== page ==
Is Massage Therapy a Good Treatment for Anxiety and Depression?

By Joe Neely, Massagetique Correspondent
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Editors note: Some instances of anxiety and depression may be debilitating or life-threatening. This article is not intended to encourage massage therapy over professional mental health help and/or the treatment of a licensed mental health professional.

Many people may feel anxiety at some point in their lives. Persistent anxiety may be a symptom of a mental health issue, such as depression or generalized anxiety, or the result of other external factors, such as major life changes, traumatic experiences, or certain medications.

Stress is often a cause rather than an effect, and anxiety can be one of the many effects of living in a stressful environment. Many people may experience momentary anxiety from stressors such as a car swerving into their lane on the highway, but people who experience chronic anxiety may describe feeling worried about relationships, family, school, work, health, and money long after a triggering moment has passed. Additionally, it’s not uncommon for people who experience depression to report symptoms of anxiety, including irritability, nervousness, poor concentration, and insomnia.

Anxiety-related mental health issues can compromise the immune system, disrupt body chemistry, and make you feel tired and irritable. You may have a hard time sleeping, feel restless when awake, and have trouble concentrating. People with severe anxiety may even experience muscle tension, poor digestion, and “cold sweats.” If you feel this way, you’re not alone. Anxiety affects 40 million adults in the United States, which is about 18% of the population.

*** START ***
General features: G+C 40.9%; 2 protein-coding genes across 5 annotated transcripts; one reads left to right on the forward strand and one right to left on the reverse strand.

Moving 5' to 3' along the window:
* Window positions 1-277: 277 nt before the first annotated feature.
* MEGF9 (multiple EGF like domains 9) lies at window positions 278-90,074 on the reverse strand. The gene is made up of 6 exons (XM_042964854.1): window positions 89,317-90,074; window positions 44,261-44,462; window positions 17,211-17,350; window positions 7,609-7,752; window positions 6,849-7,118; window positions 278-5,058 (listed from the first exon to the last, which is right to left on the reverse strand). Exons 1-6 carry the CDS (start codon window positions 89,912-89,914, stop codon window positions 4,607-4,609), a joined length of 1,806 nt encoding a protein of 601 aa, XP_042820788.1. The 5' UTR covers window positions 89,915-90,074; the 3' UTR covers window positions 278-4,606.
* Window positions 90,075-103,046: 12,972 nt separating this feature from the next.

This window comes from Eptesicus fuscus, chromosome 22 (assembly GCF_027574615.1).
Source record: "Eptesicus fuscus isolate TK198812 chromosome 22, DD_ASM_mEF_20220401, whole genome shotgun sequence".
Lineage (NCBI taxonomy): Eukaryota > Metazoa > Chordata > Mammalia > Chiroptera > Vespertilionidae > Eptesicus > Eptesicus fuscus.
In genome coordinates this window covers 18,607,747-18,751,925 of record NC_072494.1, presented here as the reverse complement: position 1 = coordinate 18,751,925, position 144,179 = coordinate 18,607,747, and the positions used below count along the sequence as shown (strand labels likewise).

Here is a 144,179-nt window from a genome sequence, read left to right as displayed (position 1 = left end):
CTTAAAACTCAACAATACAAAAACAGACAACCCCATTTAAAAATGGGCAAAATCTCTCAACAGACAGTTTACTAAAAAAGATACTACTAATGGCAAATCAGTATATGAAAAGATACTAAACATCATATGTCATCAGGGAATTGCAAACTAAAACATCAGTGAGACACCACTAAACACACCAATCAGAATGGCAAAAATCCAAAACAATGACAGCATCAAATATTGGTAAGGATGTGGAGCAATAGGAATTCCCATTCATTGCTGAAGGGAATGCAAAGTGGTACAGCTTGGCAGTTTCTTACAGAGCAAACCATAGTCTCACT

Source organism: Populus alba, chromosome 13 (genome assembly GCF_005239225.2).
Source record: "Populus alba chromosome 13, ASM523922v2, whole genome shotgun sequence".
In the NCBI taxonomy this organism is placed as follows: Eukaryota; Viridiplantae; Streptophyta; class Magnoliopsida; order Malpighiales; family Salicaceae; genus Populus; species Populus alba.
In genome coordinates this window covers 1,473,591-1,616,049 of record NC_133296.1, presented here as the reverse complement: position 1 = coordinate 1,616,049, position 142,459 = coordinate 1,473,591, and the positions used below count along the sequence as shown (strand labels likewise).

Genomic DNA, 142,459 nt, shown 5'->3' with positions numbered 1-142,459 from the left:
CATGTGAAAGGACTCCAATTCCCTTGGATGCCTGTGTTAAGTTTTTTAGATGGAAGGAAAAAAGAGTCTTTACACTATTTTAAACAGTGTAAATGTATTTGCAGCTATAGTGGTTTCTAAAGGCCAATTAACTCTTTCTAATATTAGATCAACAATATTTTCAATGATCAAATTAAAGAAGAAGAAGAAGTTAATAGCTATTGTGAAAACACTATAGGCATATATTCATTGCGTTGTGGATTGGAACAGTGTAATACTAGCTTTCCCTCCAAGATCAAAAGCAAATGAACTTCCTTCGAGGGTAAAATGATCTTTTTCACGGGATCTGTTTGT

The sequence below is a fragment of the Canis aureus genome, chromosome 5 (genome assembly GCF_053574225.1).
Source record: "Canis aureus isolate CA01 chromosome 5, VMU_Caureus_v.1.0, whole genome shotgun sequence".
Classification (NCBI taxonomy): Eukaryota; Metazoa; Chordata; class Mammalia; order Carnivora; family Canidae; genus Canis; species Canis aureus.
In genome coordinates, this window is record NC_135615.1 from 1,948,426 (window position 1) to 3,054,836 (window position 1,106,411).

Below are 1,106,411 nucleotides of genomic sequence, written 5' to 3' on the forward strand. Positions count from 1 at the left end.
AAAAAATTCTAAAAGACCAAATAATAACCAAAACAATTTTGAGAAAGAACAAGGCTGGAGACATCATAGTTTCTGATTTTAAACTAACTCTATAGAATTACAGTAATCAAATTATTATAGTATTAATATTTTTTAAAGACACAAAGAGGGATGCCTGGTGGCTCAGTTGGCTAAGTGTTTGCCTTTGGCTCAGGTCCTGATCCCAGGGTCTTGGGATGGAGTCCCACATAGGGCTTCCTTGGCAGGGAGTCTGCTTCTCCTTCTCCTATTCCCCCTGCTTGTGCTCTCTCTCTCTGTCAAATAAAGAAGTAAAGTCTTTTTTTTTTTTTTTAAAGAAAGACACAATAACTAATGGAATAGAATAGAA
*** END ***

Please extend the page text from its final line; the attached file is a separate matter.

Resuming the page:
How Can Massage Therapy Help People with Anxiety?

Even after removing stressors from your environment, you may experience the lingering effects of anxiety and stress created by life situations that can’t be immediately changed. You can reduce anxiety by exercising, getting plenty of rest, and eating well. For a quick and healthy reduction in anxiety, consider finding a massage therapist who specializes in body-mind relaxation techniques.

A research team at Emory University studied the effects of Swedish massage therapy (SMT) on 47 patients with generalized anxiety. Study participants received two SMT sessions per week for six weeks. Using the Hamilton Anxiety Rating Scale, a common framework for measuring anxiety severity, they reported a reduction in symptoms for as many as six weeks after treatment. The researchers recommended massage therapy as a complementary and alternative therapy for generalized anxiety patients.

Depression and anxiety are two of the most common mental health issues. On average, 79% of cancer patients experience anxiety symptoms and 10-20% experience depression. A group of researchers—which included a cardiologist, psychiatrist, and two nursing experts—studied the effects of massage therapy on a group of cancer patients. These researchers found massage therapists provided effective and affordable care for a variety of cancer treatments. Patients who received massage therapy experienced improvements in pain, anxiety, and depression symptoms. These effects were especially pronounced for isolated patients who rarely received physical contact with others.

How Does Massage Therapy Help People with Depression?

A team at the University of Miami’s Touch Research Institute studied women with prenatal depression and found massage therapy and yoga were healthy for both them and their babies. Infants whose mothers engaged in massage and yoga treatments had higher birth weights and longer gestational ages (time spent in the womb). Their mothers reported decreased anxiety, depression, anger, and leg pain as well as healthier relationships. The researchers pointed out that massage therapy provides a natural alternative to antidepressants, which may cause side effects in some patients.